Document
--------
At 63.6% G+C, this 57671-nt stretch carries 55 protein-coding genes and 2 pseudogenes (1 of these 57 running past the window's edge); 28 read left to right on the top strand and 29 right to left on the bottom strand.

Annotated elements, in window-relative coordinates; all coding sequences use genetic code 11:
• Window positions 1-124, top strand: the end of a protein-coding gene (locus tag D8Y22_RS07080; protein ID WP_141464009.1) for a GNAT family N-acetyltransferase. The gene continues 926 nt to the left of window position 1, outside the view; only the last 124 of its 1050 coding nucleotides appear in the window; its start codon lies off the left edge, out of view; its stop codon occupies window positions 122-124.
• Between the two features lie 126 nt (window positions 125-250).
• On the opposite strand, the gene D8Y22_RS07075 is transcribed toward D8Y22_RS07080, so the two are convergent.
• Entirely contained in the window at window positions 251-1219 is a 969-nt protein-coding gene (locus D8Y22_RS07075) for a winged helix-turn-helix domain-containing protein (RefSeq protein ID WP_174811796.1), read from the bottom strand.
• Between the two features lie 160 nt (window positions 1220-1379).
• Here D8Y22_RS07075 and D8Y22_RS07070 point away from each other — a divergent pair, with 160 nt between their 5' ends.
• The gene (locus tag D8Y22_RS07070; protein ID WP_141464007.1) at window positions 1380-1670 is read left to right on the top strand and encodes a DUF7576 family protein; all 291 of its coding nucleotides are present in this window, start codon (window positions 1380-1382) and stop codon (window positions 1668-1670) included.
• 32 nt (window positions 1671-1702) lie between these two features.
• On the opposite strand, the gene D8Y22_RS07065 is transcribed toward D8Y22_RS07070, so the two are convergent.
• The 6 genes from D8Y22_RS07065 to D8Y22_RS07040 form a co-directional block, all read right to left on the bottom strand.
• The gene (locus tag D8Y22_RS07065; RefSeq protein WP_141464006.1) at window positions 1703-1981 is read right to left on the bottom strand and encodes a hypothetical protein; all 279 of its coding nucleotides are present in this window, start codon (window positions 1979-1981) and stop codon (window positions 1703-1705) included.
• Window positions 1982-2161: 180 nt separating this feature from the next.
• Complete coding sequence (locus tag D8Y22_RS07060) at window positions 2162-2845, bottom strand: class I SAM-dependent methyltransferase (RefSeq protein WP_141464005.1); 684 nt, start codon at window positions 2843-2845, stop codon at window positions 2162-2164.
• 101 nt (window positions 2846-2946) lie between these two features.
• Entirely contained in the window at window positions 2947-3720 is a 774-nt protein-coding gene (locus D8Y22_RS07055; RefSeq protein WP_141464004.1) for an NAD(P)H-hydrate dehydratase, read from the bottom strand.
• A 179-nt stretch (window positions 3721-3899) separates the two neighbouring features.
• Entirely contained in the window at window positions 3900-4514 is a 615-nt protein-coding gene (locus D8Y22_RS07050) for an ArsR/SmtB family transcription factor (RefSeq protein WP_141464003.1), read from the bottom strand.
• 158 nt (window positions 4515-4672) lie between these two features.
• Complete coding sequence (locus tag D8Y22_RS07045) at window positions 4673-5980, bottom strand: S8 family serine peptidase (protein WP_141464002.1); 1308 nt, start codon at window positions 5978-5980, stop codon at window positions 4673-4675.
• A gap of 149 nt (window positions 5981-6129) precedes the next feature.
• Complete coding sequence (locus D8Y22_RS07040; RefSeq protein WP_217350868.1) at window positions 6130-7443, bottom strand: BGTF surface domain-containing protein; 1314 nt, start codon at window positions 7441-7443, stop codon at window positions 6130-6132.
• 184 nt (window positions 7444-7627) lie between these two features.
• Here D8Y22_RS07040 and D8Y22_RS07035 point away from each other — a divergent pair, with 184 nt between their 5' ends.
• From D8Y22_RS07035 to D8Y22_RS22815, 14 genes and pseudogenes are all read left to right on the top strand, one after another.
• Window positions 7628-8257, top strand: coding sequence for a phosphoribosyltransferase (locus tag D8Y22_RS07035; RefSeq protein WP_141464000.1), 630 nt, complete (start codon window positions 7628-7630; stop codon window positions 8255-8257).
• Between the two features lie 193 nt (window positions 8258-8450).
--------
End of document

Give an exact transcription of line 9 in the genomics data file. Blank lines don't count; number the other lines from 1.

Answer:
• The gene (locus tag D8Y22_RS07070; protein ID WP_141464007.1) at window positions 1380-1670 is read left to right on the top strand and encodes a DUF7576 family protein; all 291 of its coding nucleotides are present in this window, start codon (window positions 1380-1382) and stop codon (window positions 1668-1670) included.